Marjan
van Aubel

 

Marjan van Aubel Studio is an award-winning innovative solar design practice that brings solar energy into daily life. Designing for a positive future through combining the fields of sustainability, design and technology.

 

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Studio Dialogue #1 – Marian Spier

Women on a mission

The importance of creativity, change and impact

Marian Spier is the founder of TEDxWomen Amsterdam and FEM-START, she works as a social entrepreneur, coach and advisor. In a conversation with Marjan van Aubel, Marian Spier reflects on the role of entrepreneurial women in the current business world.

MvA: In your work you aim to create impact. What are the steps to reach that goal?

MS: The focus always lies on impact and the creation of space for the ones that don’t have it, that can be women, people of colour, refugees or people with disabilities. I look at how to create spaces for the groups that are underrepresented and try to consult and to empower them but also advise organisations to help to create these spaces.

MvA: How do you create impact?

MS: A few things need to happen and of course you start with change. You have to be open to change, and to change you have to come up with creative solutions because most of the time you go against the ones in charge, the establishment. You need to be creative to change so you can create impact.

MvA: It’s very important to empower people that usually don’t have the opportunity to take that space.

MS: Absolutely and that is why communication is so important, through communicating you create awareness both towards the underrepresented groups and the establishment. Both sides need to be aware that change needs to happen and I take the role in the middle. I communicate with the underrepresented and with the establishment; my goal is to connect these two so they can find each other.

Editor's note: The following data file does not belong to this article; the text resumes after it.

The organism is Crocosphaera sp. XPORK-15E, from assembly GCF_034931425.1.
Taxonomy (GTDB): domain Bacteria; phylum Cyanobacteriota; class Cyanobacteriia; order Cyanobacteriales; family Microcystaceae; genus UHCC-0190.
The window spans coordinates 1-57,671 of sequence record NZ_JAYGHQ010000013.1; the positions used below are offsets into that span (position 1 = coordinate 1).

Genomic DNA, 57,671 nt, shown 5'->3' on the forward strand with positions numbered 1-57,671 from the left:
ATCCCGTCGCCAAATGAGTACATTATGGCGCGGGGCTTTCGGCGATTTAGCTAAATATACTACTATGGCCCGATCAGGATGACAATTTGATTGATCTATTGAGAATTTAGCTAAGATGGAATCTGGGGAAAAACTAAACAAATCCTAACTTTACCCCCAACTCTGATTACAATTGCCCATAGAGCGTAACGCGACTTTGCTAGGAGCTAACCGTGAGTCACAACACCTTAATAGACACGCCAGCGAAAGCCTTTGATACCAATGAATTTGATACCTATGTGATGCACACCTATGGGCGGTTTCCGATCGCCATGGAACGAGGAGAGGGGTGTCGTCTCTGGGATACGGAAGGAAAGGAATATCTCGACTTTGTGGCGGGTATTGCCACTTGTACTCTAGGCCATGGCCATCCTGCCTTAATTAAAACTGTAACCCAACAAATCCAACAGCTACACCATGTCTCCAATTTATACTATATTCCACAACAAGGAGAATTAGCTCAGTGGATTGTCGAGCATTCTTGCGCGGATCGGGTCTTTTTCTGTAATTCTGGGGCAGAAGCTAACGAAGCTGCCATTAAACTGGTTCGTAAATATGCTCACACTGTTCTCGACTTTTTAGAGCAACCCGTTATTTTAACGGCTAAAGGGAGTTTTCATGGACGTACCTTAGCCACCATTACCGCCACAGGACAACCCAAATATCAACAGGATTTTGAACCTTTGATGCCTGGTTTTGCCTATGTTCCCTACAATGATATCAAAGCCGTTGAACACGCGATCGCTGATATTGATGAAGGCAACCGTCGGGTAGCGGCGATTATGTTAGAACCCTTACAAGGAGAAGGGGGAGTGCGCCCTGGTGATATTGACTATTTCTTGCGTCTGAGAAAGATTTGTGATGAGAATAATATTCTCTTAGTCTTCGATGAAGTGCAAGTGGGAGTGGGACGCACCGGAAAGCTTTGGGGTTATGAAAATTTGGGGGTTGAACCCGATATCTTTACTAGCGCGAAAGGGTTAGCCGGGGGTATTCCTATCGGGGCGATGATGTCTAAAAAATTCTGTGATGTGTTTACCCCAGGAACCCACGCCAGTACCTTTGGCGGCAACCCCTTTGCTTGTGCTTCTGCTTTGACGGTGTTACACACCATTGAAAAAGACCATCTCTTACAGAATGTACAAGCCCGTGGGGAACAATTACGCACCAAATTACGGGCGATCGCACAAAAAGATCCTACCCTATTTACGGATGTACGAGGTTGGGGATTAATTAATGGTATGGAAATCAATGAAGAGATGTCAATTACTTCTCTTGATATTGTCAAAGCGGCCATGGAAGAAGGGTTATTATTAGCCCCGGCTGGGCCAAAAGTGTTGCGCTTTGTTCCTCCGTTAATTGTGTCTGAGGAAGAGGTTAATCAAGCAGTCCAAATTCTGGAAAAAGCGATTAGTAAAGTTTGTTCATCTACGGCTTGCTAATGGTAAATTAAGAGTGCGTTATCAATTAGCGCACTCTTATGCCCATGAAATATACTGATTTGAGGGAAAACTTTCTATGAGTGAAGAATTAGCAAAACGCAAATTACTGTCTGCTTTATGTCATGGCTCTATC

MvA: How do you see the future of entrepreneurship?

MS: Especially now with Covid-19 you can see that a lot of products and solutions focus on impact. People have time; they sit at home, want a better life and ask themselves how they can create a sustainable way of living for the future. Of course the capitalistic system is still in place but there is a group of people that wants to create change, I see the future of entrepreneurship as sustainable and equal.

MvA: Do you see a difference in the way male and female entrepreneurs approach business?

MS: Yes, there are two main differences. Data shows that when the world around a business of female entrepreneurs, including funding, flourishes, they are better entrepreneurs than men. Women can make a business more profitable. Data also shows that in the Netherlands for instance only 1% of female entrepreneurs receive funding, so 99% of the money goes to men. This is a problem because even if you are talented and you know how to manage a business, your funds and money, it’s difficult to grow a business. So a lot of women are in what they call in start-up terms “the early stage phase” which means most of the time they are able to raise 250k to 1 million, mostly provided by friends, family, maybe a business angel – a rich supporter or crowd-funding. The business is profitable and growing but when they go to the next stage they encounter a lot of bias.

MvA: I think it’s really important to talk about it and to spread the word because these numbers are ridiculous!

MS: Extremely ridiculous! Our goal is to educate women about funding. Not just the question about how to raise funds is important but also the communication when you present your business to investors. It is often unclear how and where to get money so our mission is to demystify the world of funding for female entrepreneurs.

MvA: How have businesses changed in times of Covid-19?

MS: A lot of businesses have been moving towards digitisation, they have had to rethink their strategies. You have to ask yourself how to reach your customers now and how to change the logistics to bring the product to them. The only way, in times of the pandemic, is to do it via digital platforms, businesses that are able to adapt best will win in the end.

MvA: Do you think that this change will remain?

MS: People are discovering how easy it is to buy things online, even the ones that never bought anything online before. There will still be shops and people will go to restaurants, but I think that people know now how to save time through online shopping. The beginning of the pandemic was a hard reset and the mind-set has already changed. It was like you’re driving 70 miles per hour and suddenly you have to hit the breaks, that’s how it felt. If that happens and the car does not move you are going to start thinking: ‘Should I drive a car at all? What did I do wrong? Is my car safe?’ And I think this is happening now, not to everybody of course, but a lot people have the time to reflect and to think about what they want and what they don’t want and that also puts the spotlight on certain businesses.

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